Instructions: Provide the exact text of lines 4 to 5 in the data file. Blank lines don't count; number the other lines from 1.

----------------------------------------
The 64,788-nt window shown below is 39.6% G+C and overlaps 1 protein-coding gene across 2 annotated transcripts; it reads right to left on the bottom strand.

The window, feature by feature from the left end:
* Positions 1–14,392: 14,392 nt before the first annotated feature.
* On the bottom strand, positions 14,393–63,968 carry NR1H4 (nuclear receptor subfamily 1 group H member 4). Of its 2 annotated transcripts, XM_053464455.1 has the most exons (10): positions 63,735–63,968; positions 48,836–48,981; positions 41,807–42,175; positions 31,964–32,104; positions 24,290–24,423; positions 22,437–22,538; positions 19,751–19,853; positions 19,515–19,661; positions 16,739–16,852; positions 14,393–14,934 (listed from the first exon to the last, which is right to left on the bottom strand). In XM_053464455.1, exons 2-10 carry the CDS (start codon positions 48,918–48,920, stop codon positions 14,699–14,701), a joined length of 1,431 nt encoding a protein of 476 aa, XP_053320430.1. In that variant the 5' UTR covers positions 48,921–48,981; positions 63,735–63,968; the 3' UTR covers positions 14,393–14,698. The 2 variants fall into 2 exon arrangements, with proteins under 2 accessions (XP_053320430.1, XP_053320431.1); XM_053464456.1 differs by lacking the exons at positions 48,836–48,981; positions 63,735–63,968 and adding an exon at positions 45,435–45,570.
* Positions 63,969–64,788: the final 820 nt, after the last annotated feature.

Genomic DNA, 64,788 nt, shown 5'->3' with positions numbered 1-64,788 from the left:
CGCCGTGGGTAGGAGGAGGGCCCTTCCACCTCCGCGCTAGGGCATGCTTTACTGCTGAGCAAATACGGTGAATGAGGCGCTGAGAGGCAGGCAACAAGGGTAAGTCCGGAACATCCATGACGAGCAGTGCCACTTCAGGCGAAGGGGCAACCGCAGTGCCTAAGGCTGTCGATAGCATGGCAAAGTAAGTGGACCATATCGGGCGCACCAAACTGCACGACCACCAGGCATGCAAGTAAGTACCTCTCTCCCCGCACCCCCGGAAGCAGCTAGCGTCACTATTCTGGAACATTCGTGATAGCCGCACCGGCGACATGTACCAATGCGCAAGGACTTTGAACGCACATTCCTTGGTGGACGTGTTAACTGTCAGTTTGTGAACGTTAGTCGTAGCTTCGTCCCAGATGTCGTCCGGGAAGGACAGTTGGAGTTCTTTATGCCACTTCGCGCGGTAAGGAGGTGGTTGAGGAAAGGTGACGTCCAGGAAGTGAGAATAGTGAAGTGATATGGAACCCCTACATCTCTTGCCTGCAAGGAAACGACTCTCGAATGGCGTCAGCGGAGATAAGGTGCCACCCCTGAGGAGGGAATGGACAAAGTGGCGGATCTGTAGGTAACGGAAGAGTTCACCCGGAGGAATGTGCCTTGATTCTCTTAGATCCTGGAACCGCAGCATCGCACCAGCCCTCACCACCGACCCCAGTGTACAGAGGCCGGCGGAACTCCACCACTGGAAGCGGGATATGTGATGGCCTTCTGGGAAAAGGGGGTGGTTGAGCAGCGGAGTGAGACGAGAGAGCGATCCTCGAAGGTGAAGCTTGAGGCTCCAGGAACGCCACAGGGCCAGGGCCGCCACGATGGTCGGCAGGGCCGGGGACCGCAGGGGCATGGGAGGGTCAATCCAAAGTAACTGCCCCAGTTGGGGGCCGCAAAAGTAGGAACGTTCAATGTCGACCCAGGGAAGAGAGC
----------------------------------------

* On the bottom strand, positions 14,393–63,968 carry NR1H4 (nuclear receptor subfamily 1 group H member 4). Of its 2 annotated transcripts, XM_053464455.1 has the most exons (10): positions 63,735–63,968; positions 48,836–48,981; positions 41,807–42,175; positions 31,964–32,104; positions 24,290–24,423; positions 22,437–22,538; positions 19,751–19,853; positions 19,515–19,661; positions 16,739–16,852; positions 14,393–14,934 (listed from the first exon to the last, which is right to left on the bottom strand). In XM_053464455.1, exons 2-10 carry the CDS (start codon positions 48,918–48,920, stop codon positions 14,699–14,701), a joined length of 1,431 nt encoding a protein of 476 aa, XP_053320430.1. In that variant the 5' UTR covers positions 48,921–48,981; positions 63,735–63,968; the 3' UTR covers positions 14,393–14,698. The 2 variants fall into 2 exon arrangements, with proteins under 2 accessions (XP_053320430.1, XP_053320431.1); XM_053464456.1 differs by lacking the exons at positions 48,836–48,981; positions 63,735–63,968 and adding an exon at positions 45,435–45,570.
* Positions 63,969–64,788: the final 820 nt, after the last annotated feature.